Roland Barthes once said that you’re not really an actor in France unless you’ve been photographed by the Studio Harcourt. In truth, it could be said that Harcourt hasn’t restricted itself to portraying only the most talented actors, but also the more famous individuals in the worlds of art and culture, politics, sport and many others. It could be added that they have not been exclusively French, but have originated from all over the world.
The Studio was founded in 1934 by the brothers and magnates of the Lacroix Press, Robert Ricci and Cosette Harcourt; but it was the latter who looked to cinema stars to create a style, including the Harcourt name on snapshots with more or less inimitable deco-style characters.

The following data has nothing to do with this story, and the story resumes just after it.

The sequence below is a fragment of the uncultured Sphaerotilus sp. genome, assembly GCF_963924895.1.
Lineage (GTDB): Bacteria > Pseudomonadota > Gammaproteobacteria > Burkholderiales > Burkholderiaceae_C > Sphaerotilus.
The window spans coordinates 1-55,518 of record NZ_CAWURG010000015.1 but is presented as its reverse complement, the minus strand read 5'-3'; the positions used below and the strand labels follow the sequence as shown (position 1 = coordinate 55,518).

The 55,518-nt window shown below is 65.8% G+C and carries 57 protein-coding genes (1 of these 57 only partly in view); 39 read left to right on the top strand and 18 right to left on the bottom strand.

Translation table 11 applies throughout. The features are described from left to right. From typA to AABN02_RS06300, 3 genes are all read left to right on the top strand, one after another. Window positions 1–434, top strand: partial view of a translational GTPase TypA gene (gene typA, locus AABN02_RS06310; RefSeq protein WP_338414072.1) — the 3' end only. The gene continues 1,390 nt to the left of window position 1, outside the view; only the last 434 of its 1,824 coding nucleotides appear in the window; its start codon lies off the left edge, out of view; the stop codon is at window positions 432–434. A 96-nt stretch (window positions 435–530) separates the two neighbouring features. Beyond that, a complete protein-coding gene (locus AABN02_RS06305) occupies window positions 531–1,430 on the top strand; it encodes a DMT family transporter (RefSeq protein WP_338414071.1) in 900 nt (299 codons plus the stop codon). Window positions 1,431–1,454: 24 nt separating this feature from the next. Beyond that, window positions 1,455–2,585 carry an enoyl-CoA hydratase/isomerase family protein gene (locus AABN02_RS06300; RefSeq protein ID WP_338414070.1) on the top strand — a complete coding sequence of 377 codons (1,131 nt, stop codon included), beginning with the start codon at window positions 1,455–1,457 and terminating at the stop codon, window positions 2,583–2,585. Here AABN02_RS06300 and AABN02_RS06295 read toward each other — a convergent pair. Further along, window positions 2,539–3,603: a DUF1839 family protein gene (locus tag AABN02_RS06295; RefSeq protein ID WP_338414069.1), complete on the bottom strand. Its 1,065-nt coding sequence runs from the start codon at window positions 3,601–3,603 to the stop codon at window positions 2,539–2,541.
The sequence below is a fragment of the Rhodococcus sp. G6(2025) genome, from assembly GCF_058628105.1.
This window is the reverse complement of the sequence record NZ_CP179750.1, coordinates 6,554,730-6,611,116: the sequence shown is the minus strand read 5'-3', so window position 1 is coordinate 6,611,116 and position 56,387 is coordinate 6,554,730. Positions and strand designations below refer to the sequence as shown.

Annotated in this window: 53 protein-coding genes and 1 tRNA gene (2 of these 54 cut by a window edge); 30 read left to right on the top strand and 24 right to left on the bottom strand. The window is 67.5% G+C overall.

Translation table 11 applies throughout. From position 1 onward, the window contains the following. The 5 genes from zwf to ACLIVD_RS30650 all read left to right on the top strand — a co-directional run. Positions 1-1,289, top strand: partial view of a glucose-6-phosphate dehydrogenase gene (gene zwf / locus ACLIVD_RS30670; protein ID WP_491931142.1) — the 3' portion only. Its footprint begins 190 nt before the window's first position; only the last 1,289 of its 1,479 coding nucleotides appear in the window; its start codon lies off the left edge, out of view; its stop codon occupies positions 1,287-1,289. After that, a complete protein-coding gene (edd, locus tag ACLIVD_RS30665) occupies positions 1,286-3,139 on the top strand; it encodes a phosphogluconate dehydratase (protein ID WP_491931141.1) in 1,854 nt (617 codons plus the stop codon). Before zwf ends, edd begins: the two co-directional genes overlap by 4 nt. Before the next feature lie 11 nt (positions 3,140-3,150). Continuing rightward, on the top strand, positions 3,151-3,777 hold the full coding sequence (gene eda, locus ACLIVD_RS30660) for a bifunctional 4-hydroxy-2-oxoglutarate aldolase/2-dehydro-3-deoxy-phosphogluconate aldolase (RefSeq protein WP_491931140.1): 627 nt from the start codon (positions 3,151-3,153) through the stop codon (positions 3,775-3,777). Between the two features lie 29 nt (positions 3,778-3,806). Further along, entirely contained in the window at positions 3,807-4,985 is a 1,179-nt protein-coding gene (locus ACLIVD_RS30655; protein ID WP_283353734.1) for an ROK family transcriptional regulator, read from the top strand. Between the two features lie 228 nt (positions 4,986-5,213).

Techniques and methods – apart from the use of digital cameras – have remained the same over eighty years. Harcourt photos are distinctive by being in black and white and not using flash. In fact, the effects of light and shade are produced by eight projectors with Fersenl lenses, but before the shoot subjects receive the attention of able make-up artists. The result? A portrait which will catapult your image into the legendary and roaring Parisian Annèes folles.
Nowadays Harcourt makes some concessions to the rules. Colour photographs can be taken on request, and portraits can be made of animals and objects. Brands such as Chanel, Hermès, Cartier, Barbie, Harley Davidson, BMW and many others have availed themselves of the Studio to immortalise their most iconic products under the world’s most famous spotlight. Chapeau.
Paris, November 2016